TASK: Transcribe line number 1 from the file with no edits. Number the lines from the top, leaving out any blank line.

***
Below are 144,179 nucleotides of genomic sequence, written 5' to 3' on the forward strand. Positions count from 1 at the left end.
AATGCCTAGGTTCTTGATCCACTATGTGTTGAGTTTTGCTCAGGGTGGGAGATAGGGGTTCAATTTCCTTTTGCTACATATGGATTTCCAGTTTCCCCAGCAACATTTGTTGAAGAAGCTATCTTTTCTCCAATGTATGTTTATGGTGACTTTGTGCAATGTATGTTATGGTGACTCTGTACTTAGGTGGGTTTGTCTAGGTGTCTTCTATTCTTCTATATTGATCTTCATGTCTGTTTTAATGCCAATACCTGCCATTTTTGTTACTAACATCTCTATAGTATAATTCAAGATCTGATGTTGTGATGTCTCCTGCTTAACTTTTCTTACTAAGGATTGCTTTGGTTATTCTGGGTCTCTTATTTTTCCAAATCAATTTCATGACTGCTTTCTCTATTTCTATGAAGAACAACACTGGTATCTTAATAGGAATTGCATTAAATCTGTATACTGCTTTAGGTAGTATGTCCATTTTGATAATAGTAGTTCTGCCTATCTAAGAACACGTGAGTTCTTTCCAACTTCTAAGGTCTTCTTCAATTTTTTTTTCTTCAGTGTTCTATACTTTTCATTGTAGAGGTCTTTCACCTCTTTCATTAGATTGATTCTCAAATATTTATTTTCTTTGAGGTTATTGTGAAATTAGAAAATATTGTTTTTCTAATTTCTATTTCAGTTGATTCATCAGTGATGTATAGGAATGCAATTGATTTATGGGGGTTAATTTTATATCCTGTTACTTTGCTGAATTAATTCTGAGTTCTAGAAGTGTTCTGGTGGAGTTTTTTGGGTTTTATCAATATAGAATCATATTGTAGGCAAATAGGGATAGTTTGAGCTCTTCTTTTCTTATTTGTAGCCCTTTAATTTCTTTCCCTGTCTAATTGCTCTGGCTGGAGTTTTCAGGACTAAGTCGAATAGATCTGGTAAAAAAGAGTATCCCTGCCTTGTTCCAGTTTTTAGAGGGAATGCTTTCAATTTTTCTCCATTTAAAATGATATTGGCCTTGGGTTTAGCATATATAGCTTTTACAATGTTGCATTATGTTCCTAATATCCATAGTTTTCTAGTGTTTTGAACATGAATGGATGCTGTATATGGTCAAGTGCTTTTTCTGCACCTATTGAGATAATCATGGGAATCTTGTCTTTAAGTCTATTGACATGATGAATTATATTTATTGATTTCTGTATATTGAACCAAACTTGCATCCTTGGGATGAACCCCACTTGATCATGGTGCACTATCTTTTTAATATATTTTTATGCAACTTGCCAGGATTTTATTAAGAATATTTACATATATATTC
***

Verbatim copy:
Below are 144,179 nucleotides of genomic sequence, written 5' to 3' on the forward strand. Positions count from 1 at the left end.